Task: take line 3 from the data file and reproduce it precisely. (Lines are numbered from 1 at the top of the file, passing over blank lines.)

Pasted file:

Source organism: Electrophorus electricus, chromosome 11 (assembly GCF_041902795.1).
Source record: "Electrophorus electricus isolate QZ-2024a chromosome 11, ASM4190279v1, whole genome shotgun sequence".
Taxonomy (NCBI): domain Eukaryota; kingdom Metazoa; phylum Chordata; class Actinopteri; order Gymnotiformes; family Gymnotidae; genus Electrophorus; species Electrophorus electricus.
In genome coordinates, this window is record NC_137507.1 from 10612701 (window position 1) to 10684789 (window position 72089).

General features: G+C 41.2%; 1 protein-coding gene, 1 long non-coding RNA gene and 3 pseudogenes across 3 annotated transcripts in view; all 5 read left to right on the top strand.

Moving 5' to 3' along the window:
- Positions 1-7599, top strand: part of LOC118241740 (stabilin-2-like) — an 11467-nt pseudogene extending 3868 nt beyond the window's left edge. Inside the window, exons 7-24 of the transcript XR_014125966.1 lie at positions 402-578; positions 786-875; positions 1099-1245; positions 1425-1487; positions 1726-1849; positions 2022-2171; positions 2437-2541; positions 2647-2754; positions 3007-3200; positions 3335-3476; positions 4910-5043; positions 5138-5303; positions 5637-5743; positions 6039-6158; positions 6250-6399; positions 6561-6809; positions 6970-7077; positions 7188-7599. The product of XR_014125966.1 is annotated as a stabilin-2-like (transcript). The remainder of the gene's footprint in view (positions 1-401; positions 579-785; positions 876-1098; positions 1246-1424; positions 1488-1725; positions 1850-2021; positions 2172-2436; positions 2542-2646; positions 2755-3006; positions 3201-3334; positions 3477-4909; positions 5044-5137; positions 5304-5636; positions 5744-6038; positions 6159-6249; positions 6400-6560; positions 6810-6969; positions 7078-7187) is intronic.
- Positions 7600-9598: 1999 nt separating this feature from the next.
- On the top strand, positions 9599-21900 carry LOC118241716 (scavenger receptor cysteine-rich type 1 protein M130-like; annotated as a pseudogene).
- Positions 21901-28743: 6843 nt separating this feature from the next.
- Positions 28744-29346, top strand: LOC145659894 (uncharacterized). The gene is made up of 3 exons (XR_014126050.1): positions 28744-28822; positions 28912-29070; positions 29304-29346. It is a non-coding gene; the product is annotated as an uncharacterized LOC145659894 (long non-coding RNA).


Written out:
Taxonomy (NCBI): domain Eukaryota; kingdom Metazoa; phylum Chordata; class Actinopteri; order Gymnotiformes; family Gymnotidae; genus Electrophorus; species Electrophorus electricus.